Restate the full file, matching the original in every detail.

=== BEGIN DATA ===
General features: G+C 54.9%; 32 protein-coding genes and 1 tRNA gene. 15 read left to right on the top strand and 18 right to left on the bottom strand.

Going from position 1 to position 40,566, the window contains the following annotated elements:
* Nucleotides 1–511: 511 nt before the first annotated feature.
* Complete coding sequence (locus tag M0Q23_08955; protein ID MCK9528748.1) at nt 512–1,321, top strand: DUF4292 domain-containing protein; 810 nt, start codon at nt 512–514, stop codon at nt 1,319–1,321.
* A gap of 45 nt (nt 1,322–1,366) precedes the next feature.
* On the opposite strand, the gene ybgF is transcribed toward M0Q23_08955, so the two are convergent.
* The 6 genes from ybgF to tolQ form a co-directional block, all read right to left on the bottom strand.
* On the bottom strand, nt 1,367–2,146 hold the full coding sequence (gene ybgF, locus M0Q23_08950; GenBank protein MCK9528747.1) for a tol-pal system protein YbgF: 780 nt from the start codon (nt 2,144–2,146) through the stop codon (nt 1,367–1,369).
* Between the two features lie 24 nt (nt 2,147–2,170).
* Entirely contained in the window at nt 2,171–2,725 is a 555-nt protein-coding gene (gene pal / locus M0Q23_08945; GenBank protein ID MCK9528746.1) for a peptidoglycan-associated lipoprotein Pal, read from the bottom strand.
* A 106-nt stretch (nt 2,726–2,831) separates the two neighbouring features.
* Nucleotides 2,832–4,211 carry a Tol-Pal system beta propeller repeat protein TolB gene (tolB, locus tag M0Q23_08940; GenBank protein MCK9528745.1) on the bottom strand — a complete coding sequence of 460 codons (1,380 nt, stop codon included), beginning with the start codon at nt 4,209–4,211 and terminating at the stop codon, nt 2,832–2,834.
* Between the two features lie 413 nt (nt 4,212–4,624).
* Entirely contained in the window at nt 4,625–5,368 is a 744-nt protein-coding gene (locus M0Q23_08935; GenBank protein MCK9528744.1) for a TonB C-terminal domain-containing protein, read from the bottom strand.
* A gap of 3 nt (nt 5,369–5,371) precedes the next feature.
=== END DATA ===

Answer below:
General features: G+C 54.9%; 32 protein-coding genes and 1 tRNA gene. 15 read left to right on the top strand and 18 right to left on the bottom strand.

Going from position 1 to position 40,566, the window contains the following annotated elements:
* Nucleotides 1–511: 511 nt before the first annotated feature.
* Complete coding sequence (locus tag M0Q23_08955; protein ID MCK9528748.1) at nt 512–1,321, top strand: DUF4292 domain-containing protein; 810 nt, start codon at nt 512–514, stop codon at nt 1,319–1,321.
* A gap of 45 nt (nt 1,322–1,366) precedes the next feature.
* On the opposite strand, the gene ybgF is transcribed toward M0Q23_08955, so the two are convergent.
* The 6 genes from ybgF to tolQ form a co-directional block, all read right to left on the bottom strand.
* On the bottom strand, nt 1,367–2,146 hold the full coding sequence (gene ybgF, locus M0Q23_08950; GenBank protein MCK9528747.1) for a tol-pal system protein YbgF: 780 nt from the start codon (nt 2,144–2,146) through the stop codon (nt 1,367–1,369).
* Between the two features lie 24 nt (nt 2,147–2,170).
* Entirely contained in the window at nt 2,171–2,725 is a 555-nt protein-coding gene (gene pal / locus M0Q23_08945; GenBank protein ID MCK9528746.1) for a peptidoglycan-associated lipoprotein Pal, read from the bottom strand.
* A 106-nt stretch (nt 2,726–2,831) separates the two neighbouring features.
* Nucleotides 2,832–4,211 carry a Tol-Pal system beta propeller repeat protein TolB gene (tolB, locus tag M0Q23_08940; GenBank protein MCK9528745.1) on the bottom strand — a complete coding sequence of 460 codons (1,380 nt, stop codon included), beginning with the start codon at nt 4,209–4,211 and terminating at the stop codon, nt 2,832–2,834.
* Between the two features lie 413 nt (nt 4,212–4,624).
* Entirely contained in the window at nt 4,625–5,368 is a 744-nt protein-coding gene (locus M0Q23_08935; GenBank protein MCK9528744.1) for a TonB C-terminal domain-containing protein, read from the bottom strand.
* A gap of 3 nt (nt 5,369–5,371) precedes the next feature.